It’s natural to want to give back when someone saves your life. Ethan Maurice thought he was going to be a doctor in order to return the life-saving favor—but then he had another idea.
Here’s his story:
A brush with death changed my life. At sixteen, I was bitten by the wrong mosquito. I went from being a totally healthy kid to a full on grand mal seizure brought on by a rare viral infection of my brain and spinal fluid. After suffering a stroke, three days in a coma, many more seizures, and nine days in the intensive care unit, I emerged with significant brain damage.
At first, I could barely speak, and my hand-eye coordination was practically non-existent. At my lowest point, my speech therapist held up an apple and asked me what it was… and I couldn’t answer. But after missing half of my junior year, I returned to school. By the time a year had passed, I was teaching myself pre-calculus from a textbook and juggling a double course load to graduate high school with my class.
Once my rehabilitation was close to done, it was like my brain suddenly processed what had happened. I was hit with a brick of a powerful realization. At sixteen, everything almost ended for me. My whole life was almost spent in a passive, wall-flowered existence. My belief that I was guaranteed to live into old age was shattered, and I could no longer justify just going through the motions.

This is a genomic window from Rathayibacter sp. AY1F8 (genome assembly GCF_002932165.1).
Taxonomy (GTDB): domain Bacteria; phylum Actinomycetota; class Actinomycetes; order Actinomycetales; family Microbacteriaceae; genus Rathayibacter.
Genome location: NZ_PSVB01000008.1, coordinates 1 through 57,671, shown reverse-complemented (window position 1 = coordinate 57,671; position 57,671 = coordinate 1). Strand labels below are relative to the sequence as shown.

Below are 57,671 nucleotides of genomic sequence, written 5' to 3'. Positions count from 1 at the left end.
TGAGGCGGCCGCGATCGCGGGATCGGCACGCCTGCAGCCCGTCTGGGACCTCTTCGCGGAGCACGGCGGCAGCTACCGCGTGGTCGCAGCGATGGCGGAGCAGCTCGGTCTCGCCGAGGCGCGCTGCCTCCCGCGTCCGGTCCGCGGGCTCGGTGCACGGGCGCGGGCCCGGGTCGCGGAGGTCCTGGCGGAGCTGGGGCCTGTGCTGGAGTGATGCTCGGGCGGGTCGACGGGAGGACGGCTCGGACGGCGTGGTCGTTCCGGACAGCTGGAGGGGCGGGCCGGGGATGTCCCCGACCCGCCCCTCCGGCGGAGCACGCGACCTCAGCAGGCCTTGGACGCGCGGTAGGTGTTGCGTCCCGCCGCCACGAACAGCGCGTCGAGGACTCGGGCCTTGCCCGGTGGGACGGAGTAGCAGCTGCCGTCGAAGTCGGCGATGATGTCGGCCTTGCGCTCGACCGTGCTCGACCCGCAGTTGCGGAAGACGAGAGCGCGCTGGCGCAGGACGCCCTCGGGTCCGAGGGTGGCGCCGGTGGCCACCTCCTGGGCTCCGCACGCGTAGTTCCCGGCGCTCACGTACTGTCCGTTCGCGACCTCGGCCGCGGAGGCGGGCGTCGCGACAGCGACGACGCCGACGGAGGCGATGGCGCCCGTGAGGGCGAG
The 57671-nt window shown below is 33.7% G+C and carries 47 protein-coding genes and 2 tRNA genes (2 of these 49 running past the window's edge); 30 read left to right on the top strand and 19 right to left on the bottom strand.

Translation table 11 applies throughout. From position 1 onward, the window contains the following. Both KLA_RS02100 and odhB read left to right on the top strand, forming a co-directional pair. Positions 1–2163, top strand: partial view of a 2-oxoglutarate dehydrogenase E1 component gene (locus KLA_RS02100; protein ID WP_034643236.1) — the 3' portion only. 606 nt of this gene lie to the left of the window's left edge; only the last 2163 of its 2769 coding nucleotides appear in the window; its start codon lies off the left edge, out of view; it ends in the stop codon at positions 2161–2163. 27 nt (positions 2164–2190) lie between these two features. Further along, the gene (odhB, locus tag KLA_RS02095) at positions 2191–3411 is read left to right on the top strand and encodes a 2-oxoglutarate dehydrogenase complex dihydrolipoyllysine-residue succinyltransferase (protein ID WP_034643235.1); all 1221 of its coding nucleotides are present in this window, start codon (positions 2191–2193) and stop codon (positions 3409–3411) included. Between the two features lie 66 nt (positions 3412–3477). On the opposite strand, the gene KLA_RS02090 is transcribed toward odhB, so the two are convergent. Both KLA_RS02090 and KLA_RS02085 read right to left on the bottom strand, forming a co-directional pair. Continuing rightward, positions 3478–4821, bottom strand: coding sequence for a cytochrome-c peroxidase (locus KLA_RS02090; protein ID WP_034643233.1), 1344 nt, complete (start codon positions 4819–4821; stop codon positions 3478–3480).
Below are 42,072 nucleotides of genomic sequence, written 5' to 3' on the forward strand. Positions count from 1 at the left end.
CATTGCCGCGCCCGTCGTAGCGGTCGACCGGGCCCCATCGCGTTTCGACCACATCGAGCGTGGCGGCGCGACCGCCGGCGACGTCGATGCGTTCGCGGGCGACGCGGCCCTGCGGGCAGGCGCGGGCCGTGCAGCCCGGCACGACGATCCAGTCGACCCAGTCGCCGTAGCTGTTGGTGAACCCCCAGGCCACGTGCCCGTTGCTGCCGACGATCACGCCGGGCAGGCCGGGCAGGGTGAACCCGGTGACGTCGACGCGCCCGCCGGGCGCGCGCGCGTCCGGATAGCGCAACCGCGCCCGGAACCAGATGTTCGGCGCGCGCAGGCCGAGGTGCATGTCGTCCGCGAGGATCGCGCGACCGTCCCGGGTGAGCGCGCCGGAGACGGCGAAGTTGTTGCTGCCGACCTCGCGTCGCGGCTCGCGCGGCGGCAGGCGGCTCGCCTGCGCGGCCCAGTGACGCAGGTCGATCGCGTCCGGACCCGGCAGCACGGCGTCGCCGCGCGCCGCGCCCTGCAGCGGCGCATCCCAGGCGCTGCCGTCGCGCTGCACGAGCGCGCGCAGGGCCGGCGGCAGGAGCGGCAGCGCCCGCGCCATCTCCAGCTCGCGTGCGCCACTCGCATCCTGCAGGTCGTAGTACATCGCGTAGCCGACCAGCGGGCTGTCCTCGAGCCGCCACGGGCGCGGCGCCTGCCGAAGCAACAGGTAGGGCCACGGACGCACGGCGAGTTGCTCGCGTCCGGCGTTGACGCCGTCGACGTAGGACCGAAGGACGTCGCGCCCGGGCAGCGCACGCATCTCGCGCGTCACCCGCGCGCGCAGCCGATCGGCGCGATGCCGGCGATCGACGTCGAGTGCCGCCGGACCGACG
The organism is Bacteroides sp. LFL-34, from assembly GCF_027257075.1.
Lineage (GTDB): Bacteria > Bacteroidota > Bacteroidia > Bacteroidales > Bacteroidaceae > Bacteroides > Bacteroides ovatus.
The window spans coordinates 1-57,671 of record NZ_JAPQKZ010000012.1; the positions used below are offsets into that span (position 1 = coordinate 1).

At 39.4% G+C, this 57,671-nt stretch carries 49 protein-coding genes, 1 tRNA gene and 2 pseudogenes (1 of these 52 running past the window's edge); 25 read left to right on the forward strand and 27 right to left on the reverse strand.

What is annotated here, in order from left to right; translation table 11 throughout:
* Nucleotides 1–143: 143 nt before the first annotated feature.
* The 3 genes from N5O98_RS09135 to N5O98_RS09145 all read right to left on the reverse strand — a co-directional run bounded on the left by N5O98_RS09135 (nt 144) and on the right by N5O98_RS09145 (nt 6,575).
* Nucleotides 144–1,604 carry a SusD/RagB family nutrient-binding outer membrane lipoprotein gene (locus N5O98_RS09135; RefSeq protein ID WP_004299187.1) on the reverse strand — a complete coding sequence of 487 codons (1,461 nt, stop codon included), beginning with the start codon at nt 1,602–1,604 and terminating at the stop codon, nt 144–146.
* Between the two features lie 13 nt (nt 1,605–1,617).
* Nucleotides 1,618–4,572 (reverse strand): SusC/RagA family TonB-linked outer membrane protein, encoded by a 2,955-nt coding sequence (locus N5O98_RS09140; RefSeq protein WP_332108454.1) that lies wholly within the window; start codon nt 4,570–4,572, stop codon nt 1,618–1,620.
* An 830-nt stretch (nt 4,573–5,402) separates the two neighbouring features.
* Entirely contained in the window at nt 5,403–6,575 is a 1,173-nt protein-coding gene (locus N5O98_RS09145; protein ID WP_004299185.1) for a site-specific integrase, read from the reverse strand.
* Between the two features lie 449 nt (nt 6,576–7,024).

Out of the ashes of near tragedy emerged my personal mantra: someday never comes.
I went to college, determined to study pre-med and help someone the way my doctors had helped me. But then, I became obsessed with the idea of pedaling a bicycle across the United States during my sophomore year. It seemed like the ultimate adventure, crossing an entire continent under one’s own power.
I realized I could raise money for Phoenix Children’s Hospital, in an audacious charitable fundraising venture. Why wait to be a doctor to give back? I’d pedal a bicycle across an entire continent to give back to the hospital that saved my life.
My younger brother and I co-founded Pedaling With Purpose, and after nine months and hundreds of grueling hours preparing (emails, meetings, planning, designing, writing, fundraising events, interviews, appearances on the local news, and an endless list of other tasks), we flew out to Virginia Beach, dipped our tires in the Atlantic, and started pedaling west.
For two and a half months, we pedaled. We traveled over countless mountain passes, through forests, and across deserts. We became masters of stealth camping, setting up late in town parks, or hiding out in pockets of nature yet to be overtaken by suburban sprawl. Trying to summarize the experience and its impact on me is like trying to fit the ocean into a water bottle.
Pedaling day after day, one stroke at a time, was how we got across the country. It’s also how all of us have to approach most worthwhile endeavors in life—with the grit not to move a mountain in one giant push, but one shovel scoop at a time. Often, tremendous accomplishments are the sum of thousands of tiny (yet significant) actions. For us, those tiny actions eventually added up to raising $96,832 for Phoenix Children’s Hospital